Data of publicly funded services that are used to accomplish a public function is Public Sector Information (PSI). More precisely, any data, information or content created, produced, retained, disseminated or otherwise managed both for official purposes and accidentally by Public Sector Bodies (PSBs) or public undertakings while performing a public task can be considered as PSI. Thus, PSI covers documents and datasets, encompassing works of any nature such as geographical, meteorological, spatial, cadastral data, statistics, metadata, administrative documents, records, compilations, databases on corporate information and financial data, and any other information and contents, no matter whether its form is printed, digital or electronic, including sound recordings. PSBs can be any central or local government office, public administration or agency, including executive offices, legislatures, ministries, courts, assemblies, whether at the federal, regional, national or local level, including local administrations, municipalities, districts, and regions. PSBs can also be sectorial institutions, such as registrars, cadaster, and offices for statistics. In some instances, the PSB may also be an international or multinational organization. Also, cultural institutions, research or educational institutions can be considered PSBs. Thus, information on cultural goods, such as description of works of art in museums (metadata), as well as their reproductions can be considered as PSI. The broader the notion of PSB, the broader is the notion of PSI. The more PSI is available to the public, the stronger may be the impact on the potential economic and social growth of a community.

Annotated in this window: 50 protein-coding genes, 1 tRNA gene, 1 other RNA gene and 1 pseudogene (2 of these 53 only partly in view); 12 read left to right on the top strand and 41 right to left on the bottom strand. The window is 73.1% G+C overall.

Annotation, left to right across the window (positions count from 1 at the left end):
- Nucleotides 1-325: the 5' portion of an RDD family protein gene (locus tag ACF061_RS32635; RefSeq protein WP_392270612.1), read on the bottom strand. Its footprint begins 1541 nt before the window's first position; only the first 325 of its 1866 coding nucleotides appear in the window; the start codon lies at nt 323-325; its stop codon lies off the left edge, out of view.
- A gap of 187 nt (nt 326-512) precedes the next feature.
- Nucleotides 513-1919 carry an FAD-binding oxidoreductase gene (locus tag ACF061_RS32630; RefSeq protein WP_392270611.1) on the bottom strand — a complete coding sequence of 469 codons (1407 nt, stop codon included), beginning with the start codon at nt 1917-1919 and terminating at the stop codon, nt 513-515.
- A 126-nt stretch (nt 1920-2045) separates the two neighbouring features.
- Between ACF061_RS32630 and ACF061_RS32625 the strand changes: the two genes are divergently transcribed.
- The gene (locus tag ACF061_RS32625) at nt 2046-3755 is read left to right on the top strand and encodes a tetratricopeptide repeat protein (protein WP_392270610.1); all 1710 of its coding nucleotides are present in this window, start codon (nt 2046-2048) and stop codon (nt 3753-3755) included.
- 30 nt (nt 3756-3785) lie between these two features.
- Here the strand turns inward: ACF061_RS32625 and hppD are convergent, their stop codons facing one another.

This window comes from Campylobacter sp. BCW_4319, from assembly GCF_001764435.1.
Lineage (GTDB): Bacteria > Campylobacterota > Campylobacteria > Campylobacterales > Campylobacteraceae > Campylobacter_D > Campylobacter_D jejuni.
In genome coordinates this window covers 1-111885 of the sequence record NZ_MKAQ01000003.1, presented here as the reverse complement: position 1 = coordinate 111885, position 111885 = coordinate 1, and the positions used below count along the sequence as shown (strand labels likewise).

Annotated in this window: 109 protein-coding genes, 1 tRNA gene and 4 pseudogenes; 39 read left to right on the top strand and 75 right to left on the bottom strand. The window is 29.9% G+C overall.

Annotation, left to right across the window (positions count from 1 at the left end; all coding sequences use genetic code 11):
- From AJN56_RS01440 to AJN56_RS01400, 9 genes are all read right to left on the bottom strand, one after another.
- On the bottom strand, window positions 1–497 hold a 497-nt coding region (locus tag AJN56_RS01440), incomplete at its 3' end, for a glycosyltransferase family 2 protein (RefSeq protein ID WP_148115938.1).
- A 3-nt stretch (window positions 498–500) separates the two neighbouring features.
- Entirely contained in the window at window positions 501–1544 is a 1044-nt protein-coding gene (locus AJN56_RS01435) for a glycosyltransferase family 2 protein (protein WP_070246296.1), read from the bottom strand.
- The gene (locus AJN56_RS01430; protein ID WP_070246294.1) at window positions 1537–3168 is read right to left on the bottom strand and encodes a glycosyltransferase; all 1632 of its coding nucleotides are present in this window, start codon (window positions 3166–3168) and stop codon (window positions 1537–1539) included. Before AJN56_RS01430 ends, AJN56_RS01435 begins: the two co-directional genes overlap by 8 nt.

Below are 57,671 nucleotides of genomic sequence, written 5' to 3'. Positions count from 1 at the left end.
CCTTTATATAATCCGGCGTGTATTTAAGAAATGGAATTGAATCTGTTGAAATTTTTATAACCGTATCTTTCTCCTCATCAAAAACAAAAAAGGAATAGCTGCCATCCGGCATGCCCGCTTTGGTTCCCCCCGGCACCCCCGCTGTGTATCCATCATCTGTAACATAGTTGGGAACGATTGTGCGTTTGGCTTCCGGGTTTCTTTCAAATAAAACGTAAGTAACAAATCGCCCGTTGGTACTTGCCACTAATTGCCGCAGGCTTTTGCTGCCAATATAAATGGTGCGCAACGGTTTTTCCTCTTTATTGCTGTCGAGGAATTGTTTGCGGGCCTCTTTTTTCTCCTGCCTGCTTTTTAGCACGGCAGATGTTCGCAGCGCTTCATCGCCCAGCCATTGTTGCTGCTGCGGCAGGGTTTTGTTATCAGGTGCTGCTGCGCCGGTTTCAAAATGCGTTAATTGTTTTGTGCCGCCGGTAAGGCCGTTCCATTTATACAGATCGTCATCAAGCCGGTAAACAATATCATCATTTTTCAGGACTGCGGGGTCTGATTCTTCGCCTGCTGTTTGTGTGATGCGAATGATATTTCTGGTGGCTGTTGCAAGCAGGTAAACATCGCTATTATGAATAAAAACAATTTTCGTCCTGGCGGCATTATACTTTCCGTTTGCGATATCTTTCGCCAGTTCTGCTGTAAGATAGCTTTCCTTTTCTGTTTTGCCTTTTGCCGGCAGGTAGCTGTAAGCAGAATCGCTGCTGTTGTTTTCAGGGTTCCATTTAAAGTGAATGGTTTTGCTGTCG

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The Europeanization of copyright law follows various paths. Secondary European Union (EU) copyright law, embedded in the ten directives (and one regulation) devoted to copyright issues, has indeed contributed to the approximation of national copyright laws. The obligation for the copyright directives to be transposed into national law nevertheless reduces the level of harmonization. But the Europeanization of copyright has taken another route: since its seminal Infopaq decision, the Court of Justice of the EU (CJEU) regularly delivers decisions which rule on major copyright issues, such as originality and the scope of the right of communication to the public. Those decisions not only make the law, they also show some shortcomings in the existing framework and indirectly indicate the direction that copyright reform could take in the future - if the EU continues to legislate in the field of copyright. To describe the far-reaching impact of the CJEU case law, some scholars have coined the terms ‘harmonisation by stealth’ or ‘by interpretation’. Basically, the CJEU is ‘filling the gaps’ of the primary and secondary EU laws. It is clear that a court-made harmonization of European copyright has been under way since 2009 at least. The CJEU probably offers a reasonably coherent interpretation of the substantive conditions of protection, the scope of the rights and of the exceptions, the balancing with other fundamental rights (freedom of expression, privacy, freedom to operate), the responsibilities of online intermediaries (including for hyperlinking and aggregating content), some contractual principles, etc.